Manifestos for Creative Thinking and Problem-Solving

(part of the Fall 2013 Collaborative Explorations: Creative Thinking for All series)

A Collaborative Exploration (CE) in which participants develop their own program—or "manifesto"—for creative thinking and problem solving.


Books such as Julia Cameron's The Artist's Way provide readers with a program for developing one's creativity. If, however, a mark of creativity is to develop one's own program, not to follow someone else's, what would your program—or "manifesto"—for creative thinking and problem solving look like? Can it make clear the set of principles or elements—in Ben Schwendener's terms, the "vertical unity"—from which changes (i.e., improvisation or creativity) "horizontally" flow?

If that charge is not quite enough introduction or guidance, consider the following additional detail:

All invention involves borrowing, so the challenge is really to synthesize elements from sources encountered during and before this CE. These syntheses or manifestos should be selected and organized so as to inspire and inform your efforts in extending creative thinking and problem-solving. For a brief intro to the experience of graduate students who wrote manifestos for critical thinking, see section 2 of (The full manifestos from a 1999 class, including Frangie's, will be made available to participants on the private google+ community.)

In asking that the manifesto express the vertical unity of the field you are working in, we are following Ben Schwendener, a musician, composer, teacher of music and composing, who offers a graduate Seminar on Creativity at UMass Boston. One way to convey the vertical unity is to lead into the manifesto with a publicity bio that explains how you came to be the person for whom this creative work is important. Now, Ben does not give us a recipe for articulating the vertical unity. Indeed, he is critical of method because to work from method is to pursue the horizontal without attention to the vertical unity of elements upon which change flows naturally. An example of this problem might be a curriculum that says topics A-H must be covered. In contrast we might identify the six themes that underlie the subject matter (as proposed by science educator Paul Jablon, Lesley University). The student in a course that "covers" the required topics is assumed to be able to draw on knowledge stored in their brain (subject to an inevitable decay if the knowledge is not used). However, a student who appreciates the six themes approach has a coherent, integrated perspective from which to address future areas of learning. Other approaches to articulating a vertical unity, even though they were not created with that idea in mind, are the 4R’s sequence (Respect->Risk->Revelation->Re-engagement) of developing as a collaborator or the many Rs of developing as a Reflective Practitioner during the CCT program of studies.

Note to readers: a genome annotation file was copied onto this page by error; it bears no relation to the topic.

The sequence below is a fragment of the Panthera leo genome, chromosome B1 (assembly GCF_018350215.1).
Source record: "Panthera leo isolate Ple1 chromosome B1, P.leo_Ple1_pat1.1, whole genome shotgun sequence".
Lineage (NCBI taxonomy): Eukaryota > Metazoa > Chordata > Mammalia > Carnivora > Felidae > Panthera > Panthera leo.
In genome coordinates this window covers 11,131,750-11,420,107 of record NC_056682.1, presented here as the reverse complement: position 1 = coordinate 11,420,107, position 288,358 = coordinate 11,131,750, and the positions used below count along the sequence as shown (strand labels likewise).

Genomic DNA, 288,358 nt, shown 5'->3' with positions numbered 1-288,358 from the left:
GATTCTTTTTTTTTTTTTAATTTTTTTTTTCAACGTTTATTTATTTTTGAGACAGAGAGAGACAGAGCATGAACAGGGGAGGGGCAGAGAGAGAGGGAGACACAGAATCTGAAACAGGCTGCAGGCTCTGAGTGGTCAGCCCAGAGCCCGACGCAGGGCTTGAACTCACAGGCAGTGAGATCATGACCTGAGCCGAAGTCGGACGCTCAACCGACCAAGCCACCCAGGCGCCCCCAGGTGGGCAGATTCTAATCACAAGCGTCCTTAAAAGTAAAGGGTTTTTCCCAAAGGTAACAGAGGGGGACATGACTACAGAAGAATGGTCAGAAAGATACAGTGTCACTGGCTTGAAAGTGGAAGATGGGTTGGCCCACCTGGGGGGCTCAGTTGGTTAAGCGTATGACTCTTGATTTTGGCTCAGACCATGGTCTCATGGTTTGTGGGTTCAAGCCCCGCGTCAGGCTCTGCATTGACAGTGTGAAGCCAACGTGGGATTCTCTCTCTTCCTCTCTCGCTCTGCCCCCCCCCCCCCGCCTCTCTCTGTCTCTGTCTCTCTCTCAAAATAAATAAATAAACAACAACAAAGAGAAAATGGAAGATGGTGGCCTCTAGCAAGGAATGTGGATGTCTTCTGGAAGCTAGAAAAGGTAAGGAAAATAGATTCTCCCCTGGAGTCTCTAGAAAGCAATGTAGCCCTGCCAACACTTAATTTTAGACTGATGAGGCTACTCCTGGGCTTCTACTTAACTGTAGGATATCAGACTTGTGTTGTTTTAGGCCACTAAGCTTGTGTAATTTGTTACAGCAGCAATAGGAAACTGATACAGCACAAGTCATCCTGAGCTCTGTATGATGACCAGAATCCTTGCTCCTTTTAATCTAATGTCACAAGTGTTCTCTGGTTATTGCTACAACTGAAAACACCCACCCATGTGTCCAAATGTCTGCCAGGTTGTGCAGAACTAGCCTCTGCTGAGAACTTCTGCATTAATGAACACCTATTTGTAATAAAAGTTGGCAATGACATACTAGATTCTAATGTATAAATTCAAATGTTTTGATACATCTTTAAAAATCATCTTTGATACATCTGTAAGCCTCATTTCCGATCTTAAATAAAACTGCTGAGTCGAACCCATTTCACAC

CE: expectations and mechanics

Whatever thread of inquiry participants pursue in any specific Collaborative Exploration (CE), your posts and contribution to live sessions should aim to stimulate and guide the learning of other participants, and build towards the final tangible product described in the scenario. The complementary, "experiential" goal is to be impressed at how much can be learned with a small commitment of time using the CE structure to motivate and connect participants.

The CE will take place over 22 days and consists of four sessions spaced one week apart, in which a small group interacts in real time live via google hangout for 60 minutes.* The day and time is arranged to fit the schedules of applicants, but often 9-10am, 4-5, 5-6 or 6-7pm to maximize the coverage of international time zones. Participants spend time between sessions on self-directed inquiry on the case, sharing of inquiries-in-progress, and reflecting on the process (which typically involves shifts in participants' definition of what they want to find out and how). Prospective participants are asked not to sign up if they cannot guarantee live participation in most of the sessions and an equivalent amount of time between sessions spent on the case. (Sessions will be available as a private unlisted youtube for participants who have to miss once.) A public google+ community, open beyond the small group, allows interested people to view and respond to any posts posted by the small group, which may, in turn, draw on them in their private discussions. The structure of each live CE session is predefined, but the CE builds in room for participants to take stock so as to inform future proposals for improvements in these structures.

To register to participate: complete